Families and Eating Disorders

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One of the more dangerous and damaging myths about eating disorders is that parents (especially mothers) are to blame for the illness’s development.  This view is dangerous because it can lead parents to blame and disempower themselves when their energies can be better used to advocate for and help their child to recover.  Many treatment professionals still believe that parents are part of the cause and consequently exclude them from the treatment process.

Parental Blame for Eating Disorders

Historically, professionals have sometimes blamed inexplicable psychiatric disorders on poor mothering.  The “schizophrenogenic mother” was believed to cause schizophrenia and “refrigerator mothers” were blamed for autism.  We have since learned that schizophrenia and autism are largely caused by genetic factors.  The same holds true for eating disorders.  Although it is now widely appreciated that eating disorders are caused by complex factors, parental blame for eating disorders stubbornly persists. 

Parental blame for eating disorders has a long history and dates back to the early 1900s when Sir William Gull, who is credited with coining the term anorexia nervosa, wrote that parents were “generally the worst attendants.”  In the 1960s, Salvador Minuchin developed the psychosomatic family model, which placed the blame for anorexia on dysfunctional family processes characterized by rigidity and enmeshment. However, research has not supported this theory.  It is worth noting that Minuchin was observing families after their child became sick and thus the relationship appeared dysfunctional from what the illness did to the family. Parents do not cause eating disorders any more than they cause obsessive compulsive disorder (OCD) or any other disorder.

We now understand that eating disorders develop in a wide range of family contexts and that there is no specific family structure or pattern of family functioning that causes eating disorders.

Evidence supports that eating disorders do run in families, but heredity—not nurture—is largely to blame.  Recent research has demonstrated that families can actually be extremely helpful in the treatment of eating disorders and should not be routinely excluded.  Cynthia Bulik, Ph.D., FAED, in her “Eating Disorders Myths Busted” talk for the National Institute for Mental Health stated, “What we know in eating disorders is that families are often our best allies in treatment. 

How Families Help With Recovery

They don't cause the disorders.  They are our allies in recovery.  It's our job to help give them the blueprint about what they need to do to become allies in recovery.”

In 2009, the Academy for Eating Disorders issued a Position Paper on the Role of the Family in Eating Disorders:  “It is our position that families should be involved routinely in the treatment of most young people with an eating disorder.  Exactly how such involvement should be structured, and how it will be most helpful will vary from family to family.”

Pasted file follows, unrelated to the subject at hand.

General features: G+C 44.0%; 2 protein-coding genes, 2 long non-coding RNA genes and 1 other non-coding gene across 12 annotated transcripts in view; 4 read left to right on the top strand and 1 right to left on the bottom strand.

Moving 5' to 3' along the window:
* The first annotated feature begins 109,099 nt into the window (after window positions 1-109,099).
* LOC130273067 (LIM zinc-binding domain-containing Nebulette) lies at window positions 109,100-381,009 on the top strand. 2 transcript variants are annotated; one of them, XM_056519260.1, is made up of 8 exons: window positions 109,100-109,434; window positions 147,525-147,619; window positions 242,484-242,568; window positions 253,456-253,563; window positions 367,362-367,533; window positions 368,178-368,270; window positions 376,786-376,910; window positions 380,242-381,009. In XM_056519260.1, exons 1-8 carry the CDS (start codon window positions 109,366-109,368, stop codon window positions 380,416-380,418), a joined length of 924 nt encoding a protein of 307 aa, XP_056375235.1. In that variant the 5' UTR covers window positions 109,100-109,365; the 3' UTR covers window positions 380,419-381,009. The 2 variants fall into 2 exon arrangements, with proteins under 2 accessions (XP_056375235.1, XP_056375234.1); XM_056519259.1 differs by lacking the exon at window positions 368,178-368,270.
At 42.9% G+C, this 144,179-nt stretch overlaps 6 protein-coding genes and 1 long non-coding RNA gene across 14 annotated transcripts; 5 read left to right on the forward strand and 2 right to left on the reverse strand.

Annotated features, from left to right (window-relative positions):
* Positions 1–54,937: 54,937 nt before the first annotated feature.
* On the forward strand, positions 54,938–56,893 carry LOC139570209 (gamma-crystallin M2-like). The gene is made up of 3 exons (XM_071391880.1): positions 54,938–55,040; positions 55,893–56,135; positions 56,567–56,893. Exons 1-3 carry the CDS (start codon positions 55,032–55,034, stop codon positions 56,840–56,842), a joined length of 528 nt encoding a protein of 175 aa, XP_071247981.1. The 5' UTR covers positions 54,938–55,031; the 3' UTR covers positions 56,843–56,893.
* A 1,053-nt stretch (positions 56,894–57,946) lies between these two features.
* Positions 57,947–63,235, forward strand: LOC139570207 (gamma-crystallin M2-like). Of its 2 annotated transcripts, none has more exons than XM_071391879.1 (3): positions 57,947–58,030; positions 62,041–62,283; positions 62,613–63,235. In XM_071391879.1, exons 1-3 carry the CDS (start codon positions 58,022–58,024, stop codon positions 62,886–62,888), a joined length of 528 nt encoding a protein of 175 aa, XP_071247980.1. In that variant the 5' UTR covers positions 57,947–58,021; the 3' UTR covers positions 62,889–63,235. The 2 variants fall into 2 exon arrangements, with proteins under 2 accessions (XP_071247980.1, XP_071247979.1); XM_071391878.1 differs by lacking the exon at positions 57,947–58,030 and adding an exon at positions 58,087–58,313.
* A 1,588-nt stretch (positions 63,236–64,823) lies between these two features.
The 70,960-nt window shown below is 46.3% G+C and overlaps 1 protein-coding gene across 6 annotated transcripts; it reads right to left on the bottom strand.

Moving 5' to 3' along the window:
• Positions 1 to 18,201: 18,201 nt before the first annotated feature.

Research on one particular model of treatment, Family-Based Treatment (FBT) for adolescent anorexia, has highlighted that families can play a central role in the treatment of young people with eating disorders.

In FBT the therapist empowers and mobilizes the family to help their child recover.  In FBT parents are part of the treatment team.  They attend sessions with their child and are tasked with providing meals that are appropriate for the individual in recovery.  They use structure and whatever leverage they have to inch the client back to appropriate behaviors and a healthy weight.

In the past, parents were typically relegated to a secondary role. They were often encouraged not to get involved in a battle for control with their “individuating child” by trying to dictate what the child should eat.

However, this is no longer considered best practice.  Even for adolescents and young adults who are not in formal FBT, parents can provide support, help with meals, and should be included in treatment decisions unless there is a specific reason they should be sidelined.  Parents can also play a critical role in the early identification and recognition of a problem.  Perhaps the major contraindications for full FBT would be abusive parents.  However, in general research on FBT has shown that many types of families can be involved in recovery in a positive way.

Just as families can help individuals recover from an eating disorder, families can also get entrenched and perpetuate an eating disorder once it has started.  Research in the United Kingdom by Janet Treasure, OBE Ph.D. FRCP FRCPsych, has focused on parenting styles and how families may become overwhelmed and stuck by the onus of caregiving for an individual with an eating disorder.  Her research points to the importance of treatment professionals also providing education and support to families so they can be effective in helping their loved one recover.

If you are a parent or family member of a person with an eating disorder, don’t get stuck in fear or blame:  mobilizeFamilies Empowered and Supporting the Treatment of Eating Disorders (F.E.A.S.T) provides a number of resources for family members and parents of those with eating disorders.  

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Article Sources
  • Reference:
  • Bulik, C., Academy for Eating Disorders, Families Empowered and Supporting Treatment of Eating Disorders, National Association of Anorexia Nervosa and Associated Disorders, National Eating Disorders Association, The International Association of Eating Disorders Professionals Foundation, Trans Folx Fighting Eating Disorders. (2015). Nine Truths about Eating Disorders [Brochure].